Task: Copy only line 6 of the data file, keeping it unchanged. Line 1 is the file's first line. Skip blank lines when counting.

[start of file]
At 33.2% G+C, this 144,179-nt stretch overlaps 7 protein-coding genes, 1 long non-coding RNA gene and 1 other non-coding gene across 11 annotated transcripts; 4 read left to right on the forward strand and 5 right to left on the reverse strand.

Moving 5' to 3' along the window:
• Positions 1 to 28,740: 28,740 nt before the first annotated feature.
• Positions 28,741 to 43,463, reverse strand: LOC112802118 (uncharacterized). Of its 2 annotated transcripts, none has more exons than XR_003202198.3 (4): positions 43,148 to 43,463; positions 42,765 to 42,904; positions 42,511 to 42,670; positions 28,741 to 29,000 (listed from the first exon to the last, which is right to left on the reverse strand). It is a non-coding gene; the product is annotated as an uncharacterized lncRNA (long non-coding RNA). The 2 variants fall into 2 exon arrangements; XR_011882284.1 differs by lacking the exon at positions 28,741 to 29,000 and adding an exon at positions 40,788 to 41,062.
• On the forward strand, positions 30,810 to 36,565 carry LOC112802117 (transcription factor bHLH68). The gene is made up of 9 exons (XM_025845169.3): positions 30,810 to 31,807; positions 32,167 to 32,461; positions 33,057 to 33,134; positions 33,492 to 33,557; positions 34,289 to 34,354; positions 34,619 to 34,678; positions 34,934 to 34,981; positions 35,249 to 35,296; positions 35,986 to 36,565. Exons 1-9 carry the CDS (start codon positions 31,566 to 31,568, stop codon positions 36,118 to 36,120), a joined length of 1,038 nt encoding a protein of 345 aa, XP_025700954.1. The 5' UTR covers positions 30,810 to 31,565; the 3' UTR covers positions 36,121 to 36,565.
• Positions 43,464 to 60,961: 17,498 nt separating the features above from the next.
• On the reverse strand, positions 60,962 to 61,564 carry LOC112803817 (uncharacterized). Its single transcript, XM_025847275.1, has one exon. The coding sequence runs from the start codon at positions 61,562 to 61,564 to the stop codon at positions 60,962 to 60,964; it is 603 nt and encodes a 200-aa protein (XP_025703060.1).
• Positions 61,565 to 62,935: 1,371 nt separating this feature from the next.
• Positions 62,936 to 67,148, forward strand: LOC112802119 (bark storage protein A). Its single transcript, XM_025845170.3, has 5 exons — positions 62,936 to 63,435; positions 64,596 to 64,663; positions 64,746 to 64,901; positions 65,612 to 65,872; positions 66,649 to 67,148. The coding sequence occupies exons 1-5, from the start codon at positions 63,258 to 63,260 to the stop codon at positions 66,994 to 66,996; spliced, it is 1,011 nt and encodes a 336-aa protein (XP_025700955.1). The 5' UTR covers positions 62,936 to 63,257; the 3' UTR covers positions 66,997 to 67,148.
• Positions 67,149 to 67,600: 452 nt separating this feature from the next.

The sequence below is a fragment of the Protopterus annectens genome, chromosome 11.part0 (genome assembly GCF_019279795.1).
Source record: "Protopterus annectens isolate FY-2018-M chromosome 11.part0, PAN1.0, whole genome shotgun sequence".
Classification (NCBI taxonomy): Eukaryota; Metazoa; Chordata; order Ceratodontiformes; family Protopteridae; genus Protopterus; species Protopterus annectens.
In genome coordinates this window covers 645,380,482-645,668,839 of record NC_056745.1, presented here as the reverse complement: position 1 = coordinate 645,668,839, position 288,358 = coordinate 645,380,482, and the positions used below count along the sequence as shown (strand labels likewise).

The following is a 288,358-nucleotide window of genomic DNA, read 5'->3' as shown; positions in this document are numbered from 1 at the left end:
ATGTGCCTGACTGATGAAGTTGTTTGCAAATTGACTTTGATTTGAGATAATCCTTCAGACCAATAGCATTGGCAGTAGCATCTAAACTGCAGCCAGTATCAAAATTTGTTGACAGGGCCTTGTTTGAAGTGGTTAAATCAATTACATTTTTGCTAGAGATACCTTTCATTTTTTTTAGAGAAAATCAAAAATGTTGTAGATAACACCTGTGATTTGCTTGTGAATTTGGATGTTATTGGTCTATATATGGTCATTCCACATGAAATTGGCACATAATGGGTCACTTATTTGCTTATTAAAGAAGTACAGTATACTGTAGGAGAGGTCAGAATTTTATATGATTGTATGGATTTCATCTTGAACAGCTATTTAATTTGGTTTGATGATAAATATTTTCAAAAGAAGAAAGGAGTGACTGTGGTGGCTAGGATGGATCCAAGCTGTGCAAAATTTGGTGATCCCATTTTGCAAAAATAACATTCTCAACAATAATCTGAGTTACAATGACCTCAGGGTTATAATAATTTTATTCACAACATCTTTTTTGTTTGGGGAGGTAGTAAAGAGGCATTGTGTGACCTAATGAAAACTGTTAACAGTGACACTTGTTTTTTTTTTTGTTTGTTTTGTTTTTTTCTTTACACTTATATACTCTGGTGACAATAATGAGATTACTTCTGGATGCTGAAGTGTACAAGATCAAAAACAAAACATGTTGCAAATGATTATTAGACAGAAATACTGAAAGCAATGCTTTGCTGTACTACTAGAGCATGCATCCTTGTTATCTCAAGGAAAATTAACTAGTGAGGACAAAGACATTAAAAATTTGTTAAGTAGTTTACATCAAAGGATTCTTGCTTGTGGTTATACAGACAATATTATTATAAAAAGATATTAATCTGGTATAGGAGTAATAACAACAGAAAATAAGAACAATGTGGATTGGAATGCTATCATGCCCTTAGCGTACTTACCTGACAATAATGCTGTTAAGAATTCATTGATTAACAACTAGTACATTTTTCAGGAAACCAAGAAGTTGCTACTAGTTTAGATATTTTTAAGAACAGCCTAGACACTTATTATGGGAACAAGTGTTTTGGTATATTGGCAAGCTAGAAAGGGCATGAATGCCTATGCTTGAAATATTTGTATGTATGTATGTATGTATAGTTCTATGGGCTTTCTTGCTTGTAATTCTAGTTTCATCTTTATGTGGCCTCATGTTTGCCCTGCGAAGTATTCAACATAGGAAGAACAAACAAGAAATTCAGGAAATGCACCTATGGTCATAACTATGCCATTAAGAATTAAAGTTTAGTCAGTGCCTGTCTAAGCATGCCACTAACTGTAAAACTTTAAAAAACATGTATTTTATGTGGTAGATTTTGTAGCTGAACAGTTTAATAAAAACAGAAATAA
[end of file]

• Positions 43,464 to 60,961: 17,498 nt separating the features above from the next.